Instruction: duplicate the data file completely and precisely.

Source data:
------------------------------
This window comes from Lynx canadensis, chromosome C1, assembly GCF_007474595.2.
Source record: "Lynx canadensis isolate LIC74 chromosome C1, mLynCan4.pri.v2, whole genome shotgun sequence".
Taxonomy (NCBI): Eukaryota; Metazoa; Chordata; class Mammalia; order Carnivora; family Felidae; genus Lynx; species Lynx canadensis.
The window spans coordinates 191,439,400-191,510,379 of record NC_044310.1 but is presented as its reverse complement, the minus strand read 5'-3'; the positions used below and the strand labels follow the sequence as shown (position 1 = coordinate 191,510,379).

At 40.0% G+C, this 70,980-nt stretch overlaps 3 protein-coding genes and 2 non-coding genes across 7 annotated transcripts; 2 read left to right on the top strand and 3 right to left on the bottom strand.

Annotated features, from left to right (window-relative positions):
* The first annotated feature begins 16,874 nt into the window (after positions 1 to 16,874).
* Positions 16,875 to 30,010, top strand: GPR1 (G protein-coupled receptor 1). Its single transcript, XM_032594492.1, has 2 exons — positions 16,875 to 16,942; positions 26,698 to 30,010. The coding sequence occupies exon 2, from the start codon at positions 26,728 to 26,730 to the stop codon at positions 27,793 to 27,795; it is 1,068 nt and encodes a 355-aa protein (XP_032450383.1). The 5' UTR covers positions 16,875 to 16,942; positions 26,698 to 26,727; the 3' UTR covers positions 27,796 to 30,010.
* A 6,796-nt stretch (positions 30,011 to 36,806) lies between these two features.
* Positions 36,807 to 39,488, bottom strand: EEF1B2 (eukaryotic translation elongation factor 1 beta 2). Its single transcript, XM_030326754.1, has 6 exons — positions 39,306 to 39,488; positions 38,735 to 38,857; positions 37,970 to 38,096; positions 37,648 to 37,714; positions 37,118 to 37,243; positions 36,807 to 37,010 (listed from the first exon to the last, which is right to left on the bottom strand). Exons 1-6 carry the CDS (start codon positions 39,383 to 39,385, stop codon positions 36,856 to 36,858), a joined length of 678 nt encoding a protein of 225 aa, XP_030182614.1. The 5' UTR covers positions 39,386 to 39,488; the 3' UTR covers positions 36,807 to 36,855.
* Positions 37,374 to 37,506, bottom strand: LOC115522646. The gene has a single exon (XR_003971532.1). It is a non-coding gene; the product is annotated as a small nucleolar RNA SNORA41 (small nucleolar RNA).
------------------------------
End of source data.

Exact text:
This window comes from Lynx canadensis, chromosome C1, assembly GCF_007474595.2.
Source record: "Lynx canadensis isolate LIC74 chromosome C1, mLynCan4.pri.v2, whole genome shotgun sequence".
Taxonomy (NCBI): Eukaryota; Metazoa; Chordata; class Mammalia; order Carnivora; family Felidae; genus Lynx; species Lynx canadensis.
The window spans coordinates 191,439,400-191,510,379 of record NC_044310.1 but is presented as its reverse complement, the minus strand read 5'-3'; the positions used below and the strand labels follow the sequence as shown (position 1 = coordinate 191,510,379).

At 40.0% G+C, this 70,980-nt stretch overlaps 3 protein-coding genes and 2 non-coding genes across 7 annotated transcripts; 2 read left to right on the top strand and 3 right to left on the bottom strand.

Annotated features, from left to right (window-relative positions):
* The first annotated feature begins 16,874 nt into the window (after positions 1 to 16,874).
* Positions 16,875 to 30,010, top strand: GPR1 (G protein-coupled receptor 1). Its single transcript, XM_032594492.1, has 2 exons — positions 16,875 to 16,942; positions 26,698 to 30,010. The coding sequence occupies exon 2, from the start codon at positions 26,728 to 26,730 to the stop codon at positions 27,793 to 27,795; it is 1,068 nt and encodes a 355-aa protein (XP_032450383.1). The 5' UTR covers positions 16,875 to 16,942; positions 26,698 to 26,727; the 3' UTR covers positions 27,796 to 30,010.
* A 6,796-nt stretch (positions 30,011 to 36,806) lies between these two features.
* Positions 36,807 to 39,488, bottom strand: EEF1B2 (eukaryotic translation elongation factor 1 beta 2). Its single transcript, XM_030326754.1, has 6 exons — positions 39,306 to 39,488; positions 38,735 to 38,857; positions 37,970 to 38,096; positions 37,648 to 37,714; positions 37,118 to 37,243; positions 36,807 to 37,010 (listed from the first exon to the last, which is right to left on the bottom strand). Exons 1-6 carry the CDS (start codon positions 39,383 to 39,385, stop codon positions 36,856 to 36,858), a joined length of 678 nt encoding a protein of 225 aa, XP_030182614.1. The 5' UTR covers positions 39,386 to 39,488; the 3' UTR covers positions 36,807 to 36,855.
* Positions 37,374 to 37,506, bottom strand: LOC115522646. The gene has a single exon (XR_003971532.1). It is a non-coding gene; the product is annotated as a small nucleolar RNA SNORA41 (small nucleolar RNA).